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Ristretto vs Long Shot (Lungo): 5 Key Differences (Short vs Long Espresso)

Espresso is one of the most popular coffee drinks, and for good reason. The concentration of coffee flavors is outstanding, and it’s easy to drink. There are a number of espresso variations. What are the differences between ristretto vs long shot?

Ristretto and the long shot are variations of an espresso. Ristretto is known as a short shot and has a shorter extraction time. Long shots (lungo) are on the other end of the scale and have a longer extraction time. The standard espresso is right in the middle of these two drinks.

ristretto vs long shot

If you’re unfamiliar with these two types of coffee shots, this post will help. This guide will walk you through the differences between ristretto vs long shot.

What is a Long Shot?

A long shot is effectively a shot of espresso. However, you use twice as much water to make a long shot. The higher water content creates a less potent and more diluted drink.

While the taste of a long shot is not as strong as an espresso, it is still very flavorful. The increased amount of water also makes the long shot a bit smoother than an espresso. If you find straight espresso too bitter or intense, you may enjoy the long shot.

The taste of a long shot is somewhere between a shot of espresso and an Americano.

The long shot is also known as lungo, caffe lungo (Italian), or café allongé (French).

what is a long shot lungo
Pictured is a lungo (long shot) being made

What is a Ristretto?

A ristretto is also a shot of espresso, but it is the opposite of a long shot. A long shot uses twice as much water as a standard shot of espresso. A shot of ristretto uses less water and a shorter extraction time.

The combination of less water and shorter extraction time results in a more highly concentrated coffee drink.

The ristretto has a more intense flavor than the long shot. It is also slightly more bitter. The increased concentration of coffee flavors can be too much for some people.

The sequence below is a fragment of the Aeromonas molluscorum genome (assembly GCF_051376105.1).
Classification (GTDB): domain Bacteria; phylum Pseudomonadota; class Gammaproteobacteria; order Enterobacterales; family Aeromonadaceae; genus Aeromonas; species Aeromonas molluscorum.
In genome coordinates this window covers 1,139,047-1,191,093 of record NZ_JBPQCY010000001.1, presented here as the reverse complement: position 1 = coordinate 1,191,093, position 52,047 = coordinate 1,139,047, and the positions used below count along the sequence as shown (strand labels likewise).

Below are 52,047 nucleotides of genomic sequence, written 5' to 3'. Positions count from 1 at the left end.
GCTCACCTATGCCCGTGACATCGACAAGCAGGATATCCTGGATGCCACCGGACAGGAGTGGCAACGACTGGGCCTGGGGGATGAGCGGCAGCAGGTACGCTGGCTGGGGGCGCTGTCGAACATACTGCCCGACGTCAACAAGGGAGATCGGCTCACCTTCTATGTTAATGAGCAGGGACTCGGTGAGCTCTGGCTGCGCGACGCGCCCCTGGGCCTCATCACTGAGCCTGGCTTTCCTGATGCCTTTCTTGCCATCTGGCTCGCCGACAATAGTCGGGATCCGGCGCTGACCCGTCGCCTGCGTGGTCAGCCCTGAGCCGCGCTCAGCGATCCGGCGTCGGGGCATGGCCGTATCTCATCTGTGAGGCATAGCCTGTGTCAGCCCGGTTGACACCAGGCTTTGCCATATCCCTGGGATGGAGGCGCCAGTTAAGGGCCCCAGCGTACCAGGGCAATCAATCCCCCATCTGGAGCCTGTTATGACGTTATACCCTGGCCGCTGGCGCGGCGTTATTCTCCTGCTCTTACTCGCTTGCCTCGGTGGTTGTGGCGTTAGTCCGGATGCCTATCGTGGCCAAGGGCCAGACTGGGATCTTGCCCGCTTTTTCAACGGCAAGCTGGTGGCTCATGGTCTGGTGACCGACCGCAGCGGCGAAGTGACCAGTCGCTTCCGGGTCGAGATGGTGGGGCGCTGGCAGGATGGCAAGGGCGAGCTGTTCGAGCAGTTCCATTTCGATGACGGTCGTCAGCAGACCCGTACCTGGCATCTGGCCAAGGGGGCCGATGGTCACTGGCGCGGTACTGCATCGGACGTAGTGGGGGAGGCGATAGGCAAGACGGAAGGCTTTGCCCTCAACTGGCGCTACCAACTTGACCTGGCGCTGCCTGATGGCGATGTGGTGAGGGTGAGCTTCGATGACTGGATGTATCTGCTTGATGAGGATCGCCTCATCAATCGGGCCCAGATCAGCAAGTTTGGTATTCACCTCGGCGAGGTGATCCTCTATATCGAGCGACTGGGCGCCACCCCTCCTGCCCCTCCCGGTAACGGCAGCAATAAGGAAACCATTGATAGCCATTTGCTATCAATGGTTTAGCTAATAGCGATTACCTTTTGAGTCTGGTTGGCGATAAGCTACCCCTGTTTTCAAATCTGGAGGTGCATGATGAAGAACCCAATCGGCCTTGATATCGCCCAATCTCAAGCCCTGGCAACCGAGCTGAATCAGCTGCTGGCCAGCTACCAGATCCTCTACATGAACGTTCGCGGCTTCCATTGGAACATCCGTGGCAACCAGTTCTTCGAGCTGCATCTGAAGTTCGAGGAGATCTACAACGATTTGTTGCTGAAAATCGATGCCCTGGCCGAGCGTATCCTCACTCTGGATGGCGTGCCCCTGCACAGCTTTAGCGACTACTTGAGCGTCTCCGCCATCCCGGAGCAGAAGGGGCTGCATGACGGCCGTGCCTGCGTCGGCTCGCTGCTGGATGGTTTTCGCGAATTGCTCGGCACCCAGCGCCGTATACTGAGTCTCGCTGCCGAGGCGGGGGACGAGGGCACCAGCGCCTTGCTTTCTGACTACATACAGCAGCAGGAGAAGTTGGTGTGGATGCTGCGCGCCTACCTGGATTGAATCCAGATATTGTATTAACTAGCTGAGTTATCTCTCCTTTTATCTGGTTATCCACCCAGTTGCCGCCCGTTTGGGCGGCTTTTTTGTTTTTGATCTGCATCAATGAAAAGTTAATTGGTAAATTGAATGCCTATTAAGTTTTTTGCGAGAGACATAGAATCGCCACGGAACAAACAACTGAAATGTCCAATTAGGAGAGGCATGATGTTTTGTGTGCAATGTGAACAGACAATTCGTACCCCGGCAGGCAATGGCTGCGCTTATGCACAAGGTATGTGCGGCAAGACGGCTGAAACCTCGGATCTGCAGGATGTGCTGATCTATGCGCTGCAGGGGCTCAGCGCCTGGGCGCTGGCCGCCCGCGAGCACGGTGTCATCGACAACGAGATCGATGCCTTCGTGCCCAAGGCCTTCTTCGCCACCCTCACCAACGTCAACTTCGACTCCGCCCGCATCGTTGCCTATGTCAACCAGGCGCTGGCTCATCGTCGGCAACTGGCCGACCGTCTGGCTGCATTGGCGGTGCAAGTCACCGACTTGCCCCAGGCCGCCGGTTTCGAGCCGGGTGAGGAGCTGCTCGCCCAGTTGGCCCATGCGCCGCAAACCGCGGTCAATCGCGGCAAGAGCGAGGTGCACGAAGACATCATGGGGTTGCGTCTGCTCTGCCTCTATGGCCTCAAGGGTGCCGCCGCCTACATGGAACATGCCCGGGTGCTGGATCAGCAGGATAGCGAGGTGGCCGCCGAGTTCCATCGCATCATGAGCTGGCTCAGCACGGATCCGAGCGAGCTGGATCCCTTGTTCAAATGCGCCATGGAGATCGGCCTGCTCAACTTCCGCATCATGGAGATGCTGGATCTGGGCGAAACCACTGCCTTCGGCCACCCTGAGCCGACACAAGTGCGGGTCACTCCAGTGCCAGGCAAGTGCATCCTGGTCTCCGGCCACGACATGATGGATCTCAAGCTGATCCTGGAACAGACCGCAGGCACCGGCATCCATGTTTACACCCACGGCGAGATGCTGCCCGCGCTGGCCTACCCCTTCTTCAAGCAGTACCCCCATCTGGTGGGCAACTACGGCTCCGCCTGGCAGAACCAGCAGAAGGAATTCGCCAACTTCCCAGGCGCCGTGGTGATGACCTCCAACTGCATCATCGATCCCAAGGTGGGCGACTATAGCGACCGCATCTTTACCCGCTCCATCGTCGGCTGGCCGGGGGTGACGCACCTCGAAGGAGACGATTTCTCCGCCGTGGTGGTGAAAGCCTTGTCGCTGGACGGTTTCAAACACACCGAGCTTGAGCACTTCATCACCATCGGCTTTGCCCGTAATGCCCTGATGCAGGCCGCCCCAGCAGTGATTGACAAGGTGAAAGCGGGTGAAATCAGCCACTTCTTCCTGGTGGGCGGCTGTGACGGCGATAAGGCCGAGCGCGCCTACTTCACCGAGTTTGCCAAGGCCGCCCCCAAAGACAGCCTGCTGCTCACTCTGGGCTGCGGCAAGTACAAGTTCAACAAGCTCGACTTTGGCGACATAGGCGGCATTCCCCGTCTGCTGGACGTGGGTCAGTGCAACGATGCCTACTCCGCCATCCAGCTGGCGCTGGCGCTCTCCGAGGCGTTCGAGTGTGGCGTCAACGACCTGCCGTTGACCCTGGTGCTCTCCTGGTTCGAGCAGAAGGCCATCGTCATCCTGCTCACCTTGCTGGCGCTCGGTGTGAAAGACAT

Try a ristretto if you enjoy straight espresso or intense coffee flavors.

The word ristretto comes from the Italian word for “restriction.” Restriction refers to the smaller or restricted amount of water you use to make this coffee drink.

It also refers to the restricted or shorter amount of time used to make the drink.

what is ristretto
Ristretto in espresso cup

5 Key Differences: Ristretto vs Long Shot

Now that you know the background of ristretto vs long shot, let’s look at the differences between these two drinks.

1. Ristretto Vs Long Shot: Brewing Process 

You brew ristrettos and long shots differently.

  • You make a ristretto with the same amount of coffee grounds as a typical shot of espresso. However, you use less water, and the extraction time is shorter. The result of this brewing process is a more concentrated drink.
  • A long shot is brewed with twice the amount of water as an espresso. The additional water makes for a less potent and more diluted beverage.

2. Ristretto Vs Long Shot: Caffine Content

Due to the different amounts of water to make these two drinks. You will find each drink has different amounts of caffeine.

  • A ristretto has more caffeine by volume since it is more concentrated. If you want a more decisive caffeine kick, go for the ristretto.
  • On the other hand, the long shot has more caffeine per cup because it has a longer extraction time and more water passes over the ground beans.

3. Ristretto Vs Long Shot: Type of Bean 

The type of coffee bean used to make a coffee drink can significantly impact its taste and flavor.

For ristrettos, you typically use a darker roast. You want a darker roast because the shorter extraction time of a ristretto can make a lighter roast taste too weak.